1. Hi Heather, thank you for taking the time to share your thoughts. I have to agree, Weebly is a little easier to use than Wix and I debated which one to recommend when putting together this article. What swung it though, was the fact that Wix has ready-made church templates (as you’ll know) where the images and text can simply be swapped out for your own.

      But after reading your comment Heather, I’ll create a test site with Weebly as soon as I have the time and then decide whether to swap it for Wix or simply add it as another option.

      Thanks again, this type of comment is invaluable and I really appreciate it.

  10. Late to the conversation, but I was very much interested in Wix until I came across a support blog from them. I was very unimpressed with the responses the Wix team provided which led me to exclude them altogether. I am sharing this as a suggestion for consideration for you Lee, but also for those still searching. I am currently leaning toward FinalWeb.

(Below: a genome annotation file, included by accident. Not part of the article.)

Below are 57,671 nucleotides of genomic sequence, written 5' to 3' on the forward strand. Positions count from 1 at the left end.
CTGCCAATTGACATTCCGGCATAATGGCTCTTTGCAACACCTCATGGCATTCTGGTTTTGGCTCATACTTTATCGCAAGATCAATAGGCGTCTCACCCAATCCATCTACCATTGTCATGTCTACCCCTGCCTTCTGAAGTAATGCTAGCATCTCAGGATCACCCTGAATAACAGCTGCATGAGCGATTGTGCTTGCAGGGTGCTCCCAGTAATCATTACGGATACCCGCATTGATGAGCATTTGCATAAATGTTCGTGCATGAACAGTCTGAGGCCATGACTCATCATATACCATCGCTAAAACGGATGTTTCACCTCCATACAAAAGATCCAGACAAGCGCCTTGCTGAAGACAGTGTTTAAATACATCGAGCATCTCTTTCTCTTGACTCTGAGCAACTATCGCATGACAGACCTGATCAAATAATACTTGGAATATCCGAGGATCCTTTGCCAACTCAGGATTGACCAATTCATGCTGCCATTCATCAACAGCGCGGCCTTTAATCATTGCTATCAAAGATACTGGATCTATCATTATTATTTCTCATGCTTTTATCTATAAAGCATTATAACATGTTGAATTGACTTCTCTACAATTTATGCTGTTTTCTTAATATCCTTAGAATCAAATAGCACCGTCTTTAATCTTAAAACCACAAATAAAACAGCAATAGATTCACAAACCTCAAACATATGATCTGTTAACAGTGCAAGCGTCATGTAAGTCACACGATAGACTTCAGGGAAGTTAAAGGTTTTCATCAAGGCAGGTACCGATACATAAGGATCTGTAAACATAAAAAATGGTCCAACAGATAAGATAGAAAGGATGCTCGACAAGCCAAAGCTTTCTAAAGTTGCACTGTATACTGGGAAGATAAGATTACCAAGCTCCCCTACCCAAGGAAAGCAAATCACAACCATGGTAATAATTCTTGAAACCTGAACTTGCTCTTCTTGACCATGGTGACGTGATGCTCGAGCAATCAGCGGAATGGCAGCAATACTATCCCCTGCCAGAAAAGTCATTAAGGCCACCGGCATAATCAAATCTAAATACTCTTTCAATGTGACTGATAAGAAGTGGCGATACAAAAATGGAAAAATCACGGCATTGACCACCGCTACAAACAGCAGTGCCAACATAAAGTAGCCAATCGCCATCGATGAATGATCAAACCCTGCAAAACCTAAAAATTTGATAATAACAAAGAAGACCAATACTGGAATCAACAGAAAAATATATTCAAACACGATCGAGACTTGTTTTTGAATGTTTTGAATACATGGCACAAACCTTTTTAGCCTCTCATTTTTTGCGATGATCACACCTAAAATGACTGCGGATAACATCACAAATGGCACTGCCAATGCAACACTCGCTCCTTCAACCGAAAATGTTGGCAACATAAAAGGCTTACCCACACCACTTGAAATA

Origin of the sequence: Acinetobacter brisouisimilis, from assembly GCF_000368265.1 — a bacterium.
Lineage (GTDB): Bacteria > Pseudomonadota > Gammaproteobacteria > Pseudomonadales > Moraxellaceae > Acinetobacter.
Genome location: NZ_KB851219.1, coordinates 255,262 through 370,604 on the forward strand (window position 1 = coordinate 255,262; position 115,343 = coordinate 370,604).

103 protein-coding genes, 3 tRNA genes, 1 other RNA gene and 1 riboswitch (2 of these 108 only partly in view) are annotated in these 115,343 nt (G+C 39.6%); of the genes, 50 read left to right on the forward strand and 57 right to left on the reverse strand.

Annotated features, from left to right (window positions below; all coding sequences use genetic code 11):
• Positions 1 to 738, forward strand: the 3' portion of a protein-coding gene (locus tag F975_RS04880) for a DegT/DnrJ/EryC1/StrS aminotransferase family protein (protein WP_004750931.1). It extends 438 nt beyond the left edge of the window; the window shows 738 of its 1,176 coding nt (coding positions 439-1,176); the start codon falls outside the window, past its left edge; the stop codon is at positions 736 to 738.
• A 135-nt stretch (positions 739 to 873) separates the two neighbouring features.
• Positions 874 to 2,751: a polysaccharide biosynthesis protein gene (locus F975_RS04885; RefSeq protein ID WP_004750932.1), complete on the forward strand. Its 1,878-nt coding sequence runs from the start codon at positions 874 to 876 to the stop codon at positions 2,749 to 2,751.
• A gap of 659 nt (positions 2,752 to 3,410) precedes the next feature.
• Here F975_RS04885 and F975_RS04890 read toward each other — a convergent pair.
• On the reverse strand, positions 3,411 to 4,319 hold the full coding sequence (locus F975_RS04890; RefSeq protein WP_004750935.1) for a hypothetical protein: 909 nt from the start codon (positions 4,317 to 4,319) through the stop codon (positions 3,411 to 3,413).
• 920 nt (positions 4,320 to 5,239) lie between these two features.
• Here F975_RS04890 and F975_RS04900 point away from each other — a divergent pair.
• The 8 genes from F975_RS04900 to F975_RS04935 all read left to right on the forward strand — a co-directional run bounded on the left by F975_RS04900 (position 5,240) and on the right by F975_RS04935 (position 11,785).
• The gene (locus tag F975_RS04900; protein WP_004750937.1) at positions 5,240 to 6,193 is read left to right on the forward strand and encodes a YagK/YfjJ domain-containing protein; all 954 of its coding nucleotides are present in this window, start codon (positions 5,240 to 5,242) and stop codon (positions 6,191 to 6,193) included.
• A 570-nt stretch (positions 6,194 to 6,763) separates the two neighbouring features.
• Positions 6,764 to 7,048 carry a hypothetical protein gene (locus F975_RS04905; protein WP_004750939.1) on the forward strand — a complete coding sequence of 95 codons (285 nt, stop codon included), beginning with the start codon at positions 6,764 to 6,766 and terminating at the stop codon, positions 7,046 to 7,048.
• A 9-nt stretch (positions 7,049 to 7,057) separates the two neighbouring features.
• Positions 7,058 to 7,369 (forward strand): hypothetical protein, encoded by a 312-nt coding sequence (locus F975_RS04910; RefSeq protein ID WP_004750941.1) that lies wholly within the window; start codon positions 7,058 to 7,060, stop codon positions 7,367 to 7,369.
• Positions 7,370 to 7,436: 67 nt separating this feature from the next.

1. Hi Margot, firstly, thank you for taking the time to stop by and share your thoughts, I really appreciate it.

      You’re not the first person to be disappointed with Wix’s customer support. They have over 150 million customers worldwide and you don’t have to look far to uncover some very unhappy people.

      Having said that, I have to say I see a big difference in terms of quality of support from the Wix blog versus their callback feature and email support.

      I’ve tested both these channels many times personally and have always received fast, friendly, detailed help that solved my query fully.

      I take support very seriously and if this wasn’t the case, Wix wouldn’t be on the list.

      It’s always great to have people such as yourself sharing your experiences to help people make the right choice. If you do decide to give Finalweb ago, I’d love to hear how you get on.

      Thanks again Margot!